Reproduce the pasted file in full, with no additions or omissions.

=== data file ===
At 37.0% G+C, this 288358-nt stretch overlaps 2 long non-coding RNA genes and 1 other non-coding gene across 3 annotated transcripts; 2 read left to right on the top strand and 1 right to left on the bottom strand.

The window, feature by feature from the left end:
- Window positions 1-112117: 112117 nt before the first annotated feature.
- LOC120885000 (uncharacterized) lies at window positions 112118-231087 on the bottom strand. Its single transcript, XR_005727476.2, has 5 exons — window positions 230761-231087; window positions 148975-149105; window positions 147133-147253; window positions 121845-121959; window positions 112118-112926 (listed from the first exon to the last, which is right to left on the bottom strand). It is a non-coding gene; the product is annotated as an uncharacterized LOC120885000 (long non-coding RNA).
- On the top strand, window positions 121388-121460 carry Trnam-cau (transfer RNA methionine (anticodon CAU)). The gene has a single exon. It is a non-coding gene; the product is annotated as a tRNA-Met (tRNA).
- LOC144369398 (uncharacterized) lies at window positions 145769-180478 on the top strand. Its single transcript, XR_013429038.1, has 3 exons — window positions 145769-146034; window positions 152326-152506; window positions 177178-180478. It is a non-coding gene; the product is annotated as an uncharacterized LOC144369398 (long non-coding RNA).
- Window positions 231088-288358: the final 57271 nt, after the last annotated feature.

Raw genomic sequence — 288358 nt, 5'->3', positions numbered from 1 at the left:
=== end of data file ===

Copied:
At 37.0% G+C, this 288358-nt stretch overlaps 2 long non-coding RNA genes and 1 other non-coding gene across 3 annotated transcripts; 2 read left to right on the top strand and 1 right to left on the bottom strand.

The window, feature by feature from the left end:
- Window positions 1-112117: 112117 nt before the first annotated feature.
- LOC120885000 (uncharacterized) lies at window positions 112118-231087 on the bottom strand. Its single transcript, XR_005727476.2, has 5 exons — window positions 230761-231087; window positions 148975-149105; window positions 147133-147253; window positions 121845-121959; window positions 112118-112926 (listed from the first exon to the last, which is right to left on the bottom strand). It is a non-coding gene; the product is annotated as an uncharacterized LOC120885000 (long non-coding RNA).
- On the top strand, window positions 121388-121460 carry Trnam-cau (transfer RNA methionine (anticodon CAU)). The gene has a single exon. It is a non-coding gene; the product is annotated as a tRNA-Met (tRNA).
- LOC144369398 (uncharacterized) lies at window positions 145769-180478 on the top strand. Its single transcript, XR_013429038.1, has 3 exons — window positions 145769-146034; window positions 152326-152506; window positions 177178-180478. It is a non-coding gene; the product is annotated as an uncharacterized LOC144369398 (long non-coding RNA).
- Window positions 231088-288358: the final 57271 nt, after the last annotated feature.

Raw genomic sequence — 288358 nt, 5'->3', positions numbered from 1 at the left: